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An Eight-Year Longitudinal Comparison of Clinical Course and Characteristics of Social Phobia Among Men and Women
Kimberly A. Yonkers, M.D.; Ingrid R. Dyck, M.P.H.; Martin B. Keller, M.D.
Psychiatric Services 2001; doi: 10.1176/appi.ps.52.5.637

OBJECTIVE: Social phobia is a chronic disorder with a higher prevalence among women than men. Data from an eight-year longitudinal study were analyzed to investigate the course of social phobia and to explore potential sex differences in the course and characteristics of the illness. METHODS: Data were analyzed from the Harvard/Brown Anxiety Research Program, a naturalistic, observational study begun in 1989 in which patients with social phobia are assessed every six to 12 months. Treatment was observed but not prescribed by the program personnel. Data on comorbidity, remission, and health-related quality of life were collected for 176 patients with social phobia. RESULTS: Only 38 percent of women and 32 percent of men experienced a complete remission during the eight-year study period, a difference that was not significant. A larger proportion of women than men had the generalized form of social phobia, although the difference was not significant. Women were more likely to have concurrent agoraphobia, and men had a higher rate of comorbid substance use disorders. Social phobia had a more chronic course among women who had low Global Assessment of Functioning scores and a history of suicide attempts at baseline than among men who had these characteristics. Health-related quality of life was similar for both men and women, except that women were slightly but significantly more impaired in household functioning. CONCLUSIONS: The chronicity of social phobia was striking for both men and women. Although remission rates did not differ significantly between men and women, clinicians should be alert to the fact that women with poor baseline functioning and a history of suicide attempts have the greatest chronicity of illness.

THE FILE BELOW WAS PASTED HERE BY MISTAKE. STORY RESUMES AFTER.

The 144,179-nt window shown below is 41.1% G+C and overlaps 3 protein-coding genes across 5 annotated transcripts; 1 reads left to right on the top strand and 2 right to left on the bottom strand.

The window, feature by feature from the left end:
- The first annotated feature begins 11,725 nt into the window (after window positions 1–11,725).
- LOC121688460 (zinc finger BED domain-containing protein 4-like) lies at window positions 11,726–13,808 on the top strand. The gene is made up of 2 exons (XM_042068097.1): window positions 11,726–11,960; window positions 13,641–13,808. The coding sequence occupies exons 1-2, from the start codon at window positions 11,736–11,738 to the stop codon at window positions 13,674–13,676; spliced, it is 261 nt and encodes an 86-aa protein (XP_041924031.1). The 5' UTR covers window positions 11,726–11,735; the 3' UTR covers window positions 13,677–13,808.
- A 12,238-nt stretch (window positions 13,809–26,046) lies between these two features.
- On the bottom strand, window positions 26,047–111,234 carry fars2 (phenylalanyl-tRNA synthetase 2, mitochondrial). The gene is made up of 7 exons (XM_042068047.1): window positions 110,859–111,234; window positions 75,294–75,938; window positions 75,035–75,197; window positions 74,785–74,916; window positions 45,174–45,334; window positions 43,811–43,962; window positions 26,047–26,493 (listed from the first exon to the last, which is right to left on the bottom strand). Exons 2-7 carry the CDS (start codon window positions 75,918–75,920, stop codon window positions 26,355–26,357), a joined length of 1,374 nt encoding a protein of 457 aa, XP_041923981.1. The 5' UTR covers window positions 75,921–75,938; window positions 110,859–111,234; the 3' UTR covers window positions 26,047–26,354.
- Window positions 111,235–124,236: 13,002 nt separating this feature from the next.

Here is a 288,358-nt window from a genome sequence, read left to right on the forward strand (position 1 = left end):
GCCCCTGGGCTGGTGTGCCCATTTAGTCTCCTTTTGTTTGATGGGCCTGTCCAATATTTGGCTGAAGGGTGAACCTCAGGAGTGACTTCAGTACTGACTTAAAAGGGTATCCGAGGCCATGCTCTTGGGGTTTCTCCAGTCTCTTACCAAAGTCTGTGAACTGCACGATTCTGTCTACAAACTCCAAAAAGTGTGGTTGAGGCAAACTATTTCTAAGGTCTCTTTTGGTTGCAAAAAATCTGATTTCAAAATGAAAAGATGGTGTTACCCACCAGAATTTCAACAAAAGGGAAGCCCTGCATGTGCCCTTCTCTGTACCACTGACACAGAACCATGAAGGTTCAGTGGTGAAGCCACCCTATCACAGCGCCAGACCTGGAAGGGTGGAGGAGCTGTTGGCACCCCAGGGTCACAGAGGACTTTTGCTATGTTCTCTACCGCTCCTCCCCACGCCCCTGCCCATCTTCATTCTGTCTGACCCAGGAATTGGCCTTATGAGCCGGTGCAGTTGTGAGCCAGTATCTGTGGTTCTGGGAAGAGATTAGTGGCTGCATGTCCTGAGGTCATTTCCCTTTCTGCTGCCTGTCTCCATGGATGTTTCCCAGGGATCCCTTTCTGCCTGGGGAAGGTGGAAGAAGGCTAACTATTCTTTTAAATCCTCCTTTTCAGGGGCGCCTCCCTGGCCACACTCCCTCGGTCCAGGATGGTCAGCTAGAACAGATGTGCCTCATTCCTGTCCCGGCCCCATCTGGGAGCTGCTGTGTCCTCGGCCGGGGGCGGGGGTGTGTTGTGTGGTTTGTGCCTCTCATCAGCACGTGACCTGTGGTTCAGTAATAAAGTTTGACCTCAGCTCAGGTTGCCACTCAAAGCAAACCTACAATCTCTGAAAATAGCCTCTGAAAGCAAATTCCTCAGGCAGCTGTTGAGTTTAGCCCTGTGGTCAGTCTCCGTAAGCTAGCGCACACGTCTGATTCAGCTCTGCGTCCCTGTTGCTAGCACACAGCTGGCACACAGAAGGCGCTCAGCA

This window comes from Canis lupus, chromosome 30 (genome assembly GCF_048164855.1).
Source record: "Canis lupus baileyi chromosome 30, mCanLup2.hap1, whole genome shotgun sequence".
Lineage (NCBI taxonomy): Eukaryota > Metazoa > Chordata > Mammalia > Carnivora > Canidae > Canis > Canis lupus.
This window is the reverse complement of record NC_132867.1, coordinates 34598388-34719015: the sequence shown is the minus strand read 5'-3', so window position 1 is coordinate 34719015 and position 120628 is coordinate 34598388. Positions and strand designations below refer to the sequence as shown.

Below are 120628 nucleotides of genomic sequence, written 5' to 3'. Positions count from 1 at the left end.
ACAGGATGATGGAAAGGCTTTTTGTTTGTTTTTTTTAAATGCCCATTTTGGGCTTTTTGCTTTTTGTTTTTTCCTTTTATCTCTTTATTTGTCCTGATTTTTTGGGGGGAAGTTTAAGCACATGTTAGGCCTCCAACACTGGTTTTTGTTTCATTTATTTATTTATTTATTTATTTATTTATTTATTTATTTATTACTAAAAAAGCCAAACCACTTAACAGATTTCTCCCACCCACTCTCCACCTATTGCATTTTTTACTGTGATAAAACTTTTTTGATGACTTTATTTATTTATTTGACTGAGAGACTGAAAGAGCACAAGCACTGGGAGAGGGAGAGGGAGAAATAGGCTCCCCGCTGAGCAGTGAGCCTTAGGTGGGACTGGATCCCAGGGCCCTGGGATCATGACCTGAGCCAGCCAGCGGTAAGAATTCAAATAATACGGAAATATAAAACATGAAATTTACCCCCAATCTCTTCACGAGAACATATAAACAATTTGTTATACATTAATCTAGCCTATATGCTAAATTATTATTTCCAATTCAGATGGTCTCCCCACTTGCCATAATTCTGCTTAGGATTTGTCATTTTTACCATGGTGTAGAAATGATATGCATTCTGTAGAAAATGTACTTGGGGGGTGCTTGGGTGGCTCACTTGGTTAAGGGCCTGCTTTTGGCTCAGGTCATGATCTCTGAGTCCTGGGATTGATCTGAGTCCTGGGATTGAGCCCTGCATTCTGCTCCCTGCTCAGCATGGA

Abstract Teaser
Figures in this Article

Anxiety disorders are widespread among both men and women. The National Comorbidity Survey (NCS), in which 8,098 people were interviewed, found that among the various anxiety disorders the most common diagnosis was social phobia, with a lifetime prevalence rate of 15 percent among women and 11 percent among men (1). The earlier Epidemiologic Catchment Area (ECA) study, in which 18,572 people were interviewed, found more modest rates for social phobia—2.3 percent among men and 3.2 percent among women (2). Rates in both studies indicate a gender ratio of 1 to 1.4.

Several reports have described characteristics of social phobia among patients with this disorder. Neither the NCS nor the ECA study reported sex differences in the specific fears related to social anxiety, although the rates of fears in general have been found to be higher among women (2,3). In some clinical cohorts (4), but not all (5), women have reported greater severity of social fears and, in particular, greater severity of several performance fears.

Most researchers agree that social phobia is a chronic illness (6,7). According to retrospectively collected data, the illness has a mean duration of about 25 years (6,7). Few studies have investigated potential sex differences in clinical course. One epidemiological study did not find any differences between men and women in age at onset of social phobia or duration of illness (2). However, that study used a cross-sectional design to evaluate the course of illness.

Interestingly, differences between men and women have been found in the clinical course of posttraumatic stress disorder (8,9) and panic disorder (10) but not generalized anxiety disorder (11,12). Thus the prospective assessment of the course of illness can reveal meaningful differences between men and women and can more fully describe the burden associated with these illnesses.